DALWANGAN, Malaybalay City (MindaNews/18 December) – Tribal leaders from seven mountains in Northern Mindanao met here for a three-day summit, on Dec. 13-15, aimed at helping indigenous communities adapt to the impact of climate change.
Initiated by Bukidnon-Daraghuyan spiritual leader Bae Inatlawan Docenos Tarino, the summit gathered about 70 tribal leaders from indigenous communities in seven mountains in the region namely, Kitanglad, Kalatungan, Pantaron, Kimangkil, Kalanawan, Sumagaya, and Pamalihi.
“The biggest achievement so far is that the baylans (shamans) were able to hold a major ritual to appease the spirits of nature to stop disasters,” Tarino, echoing the sentiment of the tribal leaders that rituals play a big role in taming disasters, told MindaNews Saturday.
For the tribes, Tarino added, natural disasters and calamities are caused by human abuses and the only thing that can stop them is for people to unite, correct mistakes, and appease the spirits.
Tarino added that the wrath of the disasters like Pablo has become too heavy for humans.
“That is why we needed to gather together, because one or a few baylans cannot sustain the conduct of the ritual,” she said, referring to the kaliga thanksgiving ritual which lasted for a night inside the tulugan or tribal heritage center in Olanguhon.
Olanguhon, a secluded village at the foot of Mt. Kitanglad, served as the venue of the summit.
The summit covered presentations on climate change, reflections on the tribes’ situation, the value of nature and ecosystems services, and an assessment workshop on the hazards in the communities.
Among the hazards cited by the participants were landslide, flood, storms, earthquakes, volcanic eruption, mining, logging, hunger, selling of lands, pest attacks, chemicals used by plantations, militarization and bombing, alleged ceasefire violations by the communist and Moro rebels [there is no truce between government and the communist rebels], abuse of sacred sites, entry to ancestral domains by non-Lumads, religions brought by outsiders, and entry of investors without free and prior informed consent.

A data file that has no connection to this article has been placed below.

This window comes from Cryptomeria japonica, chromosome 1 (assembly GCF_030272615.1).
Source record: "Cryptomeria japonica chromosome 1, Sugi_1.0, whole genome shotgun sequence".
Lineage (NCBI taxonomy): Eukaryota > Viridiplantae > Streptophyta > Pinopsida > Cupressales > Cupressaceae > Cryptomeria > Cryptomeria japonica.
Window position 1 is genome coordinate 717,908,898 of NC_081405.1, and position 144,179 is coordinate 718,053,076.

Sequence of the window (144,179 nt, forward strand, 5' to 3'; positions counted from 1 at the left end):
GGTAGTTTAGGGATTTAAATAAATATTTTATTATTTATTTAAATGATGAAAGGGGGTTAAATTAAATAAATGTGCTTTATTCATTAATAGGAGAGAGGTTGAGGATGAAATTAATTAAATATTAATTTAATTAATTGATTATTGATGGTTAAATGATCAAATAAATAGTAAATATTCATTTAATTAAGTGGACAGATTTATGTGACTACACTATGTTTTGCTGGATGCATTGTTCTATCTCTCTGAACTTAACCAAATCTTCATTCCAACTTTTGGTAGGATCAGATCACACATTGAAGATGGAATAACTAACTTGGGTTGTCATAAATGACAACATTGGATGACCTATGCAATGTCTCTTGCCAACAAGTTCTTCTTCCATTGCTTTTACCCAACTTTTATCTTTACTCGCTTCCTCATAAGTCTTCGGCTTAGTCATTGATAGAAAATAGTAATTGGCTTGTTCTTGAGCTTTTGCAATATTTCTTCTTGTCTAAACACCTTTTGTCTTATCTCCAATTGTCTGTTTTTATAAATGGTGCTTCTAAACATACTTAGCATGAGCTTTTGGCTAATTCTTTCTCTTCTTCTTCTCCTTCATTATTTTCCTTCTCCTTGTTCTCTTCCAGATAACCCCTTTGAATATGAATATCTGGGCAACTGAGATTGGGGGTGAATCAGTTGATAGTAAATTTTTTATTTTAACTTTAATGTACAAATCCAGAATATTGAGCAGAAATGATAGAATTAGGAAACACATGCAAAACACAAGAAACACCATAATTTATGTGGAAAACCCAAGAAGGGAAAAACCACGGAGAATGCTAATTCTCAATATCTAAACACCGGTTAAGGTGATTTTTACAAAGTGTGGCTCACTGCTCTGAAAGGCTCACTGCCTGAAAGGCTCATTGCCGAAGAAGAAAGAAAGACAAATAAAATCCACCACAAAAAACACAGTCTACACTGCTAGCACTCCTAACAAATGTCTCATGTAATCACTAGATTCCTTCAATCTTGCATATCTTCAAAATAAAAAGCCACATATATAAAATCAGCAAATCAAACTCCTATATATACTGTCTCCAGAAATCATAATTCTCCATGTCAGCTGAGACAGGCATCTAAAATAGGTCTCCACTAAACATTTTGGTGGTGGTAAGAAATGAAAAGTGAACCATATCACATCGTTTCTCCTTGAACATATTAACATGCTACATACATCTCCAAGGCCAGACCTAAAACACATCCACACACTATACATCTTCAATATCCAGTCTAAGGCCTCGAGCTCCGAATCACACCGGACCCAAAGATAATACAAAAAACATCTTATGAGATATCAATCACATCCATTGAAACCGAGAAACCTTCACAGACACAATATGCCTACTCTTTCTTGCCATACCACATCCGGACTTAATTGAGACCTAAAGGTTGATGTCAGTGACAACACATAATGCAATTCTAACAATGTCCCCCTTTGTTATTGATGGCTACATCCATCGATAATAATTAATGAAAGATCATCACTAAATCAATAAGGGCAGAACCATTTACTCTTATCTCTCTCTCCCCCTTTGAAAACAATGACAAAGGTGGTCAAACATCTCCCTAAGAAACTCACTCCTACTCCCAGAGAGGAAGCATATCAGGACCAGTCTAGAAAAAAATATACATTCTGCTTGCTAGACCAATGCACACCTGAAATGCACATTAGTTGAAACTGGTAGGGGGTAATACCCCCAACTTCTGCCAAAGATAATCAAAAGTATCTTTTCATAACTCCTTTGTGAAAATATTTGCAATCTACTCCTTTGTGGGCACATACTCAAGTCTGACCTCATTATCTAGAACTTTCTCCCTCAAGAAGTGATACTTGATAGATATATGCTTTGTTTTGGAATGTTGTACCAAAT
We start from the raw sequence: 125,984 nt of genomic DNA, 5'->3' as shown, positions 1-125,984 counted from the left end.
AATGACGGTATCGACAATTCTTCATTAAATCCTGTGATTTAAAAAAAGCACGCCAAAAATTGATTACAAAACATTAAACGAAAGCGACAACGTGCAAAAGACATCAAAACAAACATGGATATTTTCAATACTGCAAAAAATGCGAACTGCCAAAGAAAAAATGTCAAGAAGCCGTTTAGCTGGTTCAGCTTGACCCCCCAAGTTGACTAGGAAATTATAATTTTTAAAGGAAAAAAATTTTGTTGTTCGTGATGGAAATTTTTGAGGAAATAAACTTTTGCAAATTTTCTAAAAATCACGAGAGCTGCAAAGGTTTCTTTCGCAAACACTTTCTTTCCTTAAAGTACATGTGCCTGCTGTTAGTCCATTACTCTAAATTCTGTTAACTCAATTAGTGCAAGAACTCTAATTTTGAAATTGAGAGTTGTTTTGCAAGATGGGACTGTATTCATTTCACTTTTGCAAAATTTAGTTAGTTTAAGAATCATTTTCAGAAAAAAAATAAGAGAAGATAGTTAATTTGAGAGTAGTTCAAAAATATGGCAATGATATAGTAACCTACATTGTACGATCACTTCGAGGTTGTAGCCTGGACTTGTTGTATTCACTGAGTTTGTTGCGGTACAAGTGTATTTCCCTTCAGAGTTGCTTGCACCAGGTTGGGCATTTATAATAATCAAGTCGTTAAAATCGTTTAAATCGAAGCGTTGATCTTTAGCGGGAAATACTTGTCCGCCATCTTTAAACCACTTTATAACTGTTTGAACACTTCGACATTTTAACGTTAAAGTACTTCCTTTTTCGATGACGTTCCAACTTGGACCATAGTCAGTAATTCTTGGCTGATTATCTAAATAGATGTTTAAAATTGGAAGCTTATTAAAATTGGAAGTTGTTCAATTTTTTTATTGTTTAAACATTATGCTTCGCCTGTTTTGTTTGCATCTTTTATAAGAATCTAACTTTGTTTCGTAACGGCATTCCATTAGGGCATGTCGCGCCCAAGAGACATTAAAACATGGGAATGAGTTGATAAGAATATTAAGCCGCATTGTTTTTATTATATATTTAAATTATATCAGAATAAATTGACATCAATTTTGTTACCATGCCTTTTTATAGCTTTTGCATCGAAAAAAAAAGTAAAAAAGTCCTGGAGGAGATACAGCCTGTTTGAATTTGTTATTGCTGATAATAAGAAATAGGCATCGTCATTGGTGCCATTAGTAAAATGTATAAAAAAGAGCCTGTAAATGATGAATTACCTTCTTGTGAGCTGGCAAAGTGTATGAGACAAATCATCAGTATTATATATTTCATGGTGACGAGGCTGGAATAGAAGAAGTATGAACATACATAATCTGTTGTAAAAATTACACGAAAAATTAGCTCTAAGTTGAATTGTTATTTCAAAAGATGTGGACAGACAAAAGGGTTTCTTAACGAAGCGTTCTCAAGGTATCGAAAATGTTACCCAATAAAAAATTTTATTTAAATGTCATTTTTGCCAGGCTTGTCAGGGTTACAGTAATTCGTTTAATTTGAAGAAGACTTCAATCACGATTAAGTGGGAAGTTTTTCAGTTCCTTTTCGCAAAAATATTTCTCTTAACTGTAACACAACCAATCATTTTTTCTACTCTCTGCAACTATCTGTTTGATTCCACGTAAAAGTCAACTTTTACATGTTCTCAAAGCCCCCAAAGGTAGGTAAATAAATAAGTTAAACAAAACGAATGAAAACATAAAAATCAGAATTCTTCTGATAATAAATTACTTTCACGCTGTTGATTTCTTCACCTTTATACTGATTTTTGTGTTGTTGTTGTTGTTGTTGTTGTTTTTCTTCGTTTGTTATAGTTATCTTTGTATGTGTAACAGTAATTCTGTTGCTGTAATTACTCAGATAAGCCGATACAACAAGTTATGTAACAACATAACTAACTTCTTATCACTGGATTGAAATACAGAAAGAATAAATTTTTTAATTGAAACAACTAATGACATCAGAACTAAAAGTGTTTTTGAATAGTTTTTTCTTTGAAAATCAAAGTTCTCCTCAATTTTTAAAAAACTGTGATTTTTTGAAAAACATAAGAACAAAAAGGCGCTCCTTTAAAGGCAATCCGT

The participants also cited “anit” or “gava” (curse) as another problem encountered by the tribes.
The Higaonons cited the quarrying for a road project in Impasugong, Bukidnon in an area called Pigtabidan (junction of rivers), which they consider a sacred ground.
Samuel Cadavos, Bukidnon Environment and Natural Resources Office chief, told the summit that they did not grant a quarry permit to the firm.
In their responses, participants cited the need to strengthen and conserve their customs and traditions through the holding of rituals, establishment of tribal schools, exercise of self-governance and the protection of their territory, and guidance from the council of elders.
The summit also became an opportunity for tribal leaders to share notes on their respective initiatives to address the problems at their level.
Datu Djimboy Catawanan of the Manobo-Matigasalug tribe in Simsimon, San Fernando, Bukidnon said discussions about disaster and disaster risk reduction in the community level have become paramount especially after typhoon Pablo.
Catawanan heads SOLEDKI (Saamulan ne Ogpaan te Langun ne Etew alan te Keupianan te Inged) or Solidarity of People in the Community as the way to the Development of the Ancestral Land.
SOLEDKI is composed of 12 communities. In 2003, the tribe’s claim to at least 5,000 hectares of ancestral domain was granted as part of the Certificate of Ancestral Domain Title (CADT) awarded to the Federation of Matigsalug-Manobo Tribal Councils (Femmatrics).
Catawanan said there is a need to take care of the environment “while it is still there.”
“As we go home, we bring the resolve to come up with a concrete step to address conditions of climate change in our community,” he said in the closing session of the summit.
For instance, he said, Pablo proved that Simsimon is a flood-prone area.
The Lumads added security is another problem confronting them.
Manobo Datu Ampuan Jeodoro Sulda said that the New People’s Army has issued threats to some Lumad leaders.
“Our call to the NPA is for them to be true to their claim that they protect those who are oppressed. Look at the Lumads, they are also oppressed. Respect us,” he said.
The summit secretariat said at least five tribal leaders were unable to attend due to security threats reportedly coming from the rebels.
The Lumads, however, will not subject them to sala (indigenous justice system), he stressed.
The summit, co-convened by the Kitanglad Integrated NGOs, ended with an exchange of tokens among the participants.
Tarino received a hand-woven mat made of “sudsud” grass. Following tradition, she returned the favor by giving hinabol or woven abaca. She also handed most of the participants with wrist bands made of different indigenous materials.
She said the bands will protect the users from harm. (Walter I. Balane/MindaNews)